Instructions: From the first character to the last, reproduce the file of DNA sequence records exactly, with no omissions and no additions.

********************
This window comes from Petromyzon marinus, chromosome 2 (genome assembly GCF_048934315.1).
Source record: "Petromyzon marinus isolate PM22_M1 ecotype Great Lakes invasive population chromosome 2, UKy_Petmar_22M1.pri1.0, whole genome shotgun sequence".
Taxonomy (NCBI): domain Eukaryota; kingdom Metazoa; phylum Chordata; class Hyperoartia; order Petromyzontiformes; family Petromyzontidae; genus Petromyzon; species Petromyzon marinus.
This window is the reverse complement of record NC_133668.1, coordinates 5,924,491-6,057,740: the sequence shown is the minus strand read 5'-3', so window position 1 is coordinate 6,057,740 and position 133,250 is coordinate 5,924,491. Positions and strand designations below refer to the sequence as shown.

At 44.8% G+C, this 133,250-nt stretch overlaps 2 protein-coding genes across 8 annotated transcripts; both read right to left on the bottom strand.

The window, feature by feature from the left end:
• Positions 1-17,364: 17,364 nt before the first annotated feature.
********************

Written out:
This window comes from Petromyzon marinus, chromosome 2 (genome assembly GCF_048934315.1).
Source record: "Petromyzon marinus isolate PM22_M1 ecotype Great Lakes invasive population chromosome 2, UKy_Petmar_22M1.pri1.0, whole genome shotgun sequence".
Taxonomy (NCBI): domain Eukaryota; kingdom Metazoa; phylum Chordata; class Hyperoartia; order Petromyzontiformes; family Petromyzontidae; genus Petromyzon; species Petromyzon marinus.
This window is the reverse complement of record NC_133668.1, coordinates 5,924,491-6,057,740: the sequence shown is the minus strand read 5'-3', so window position 1 is coordinate 6,057,740 and position 133,250 is coordinate 5,924,491. Positions and strand designations below refer to the sequence as shown.

At 44.8% G+C, this 133,250-nt stretch overlaps 2 protein-coding genes across 8 annotated transcripts; both read right to left on the bottom strand.

The window, feature by feature from the left end:
• Positions 1-17,364: 17,364 nt before the first annotated feature.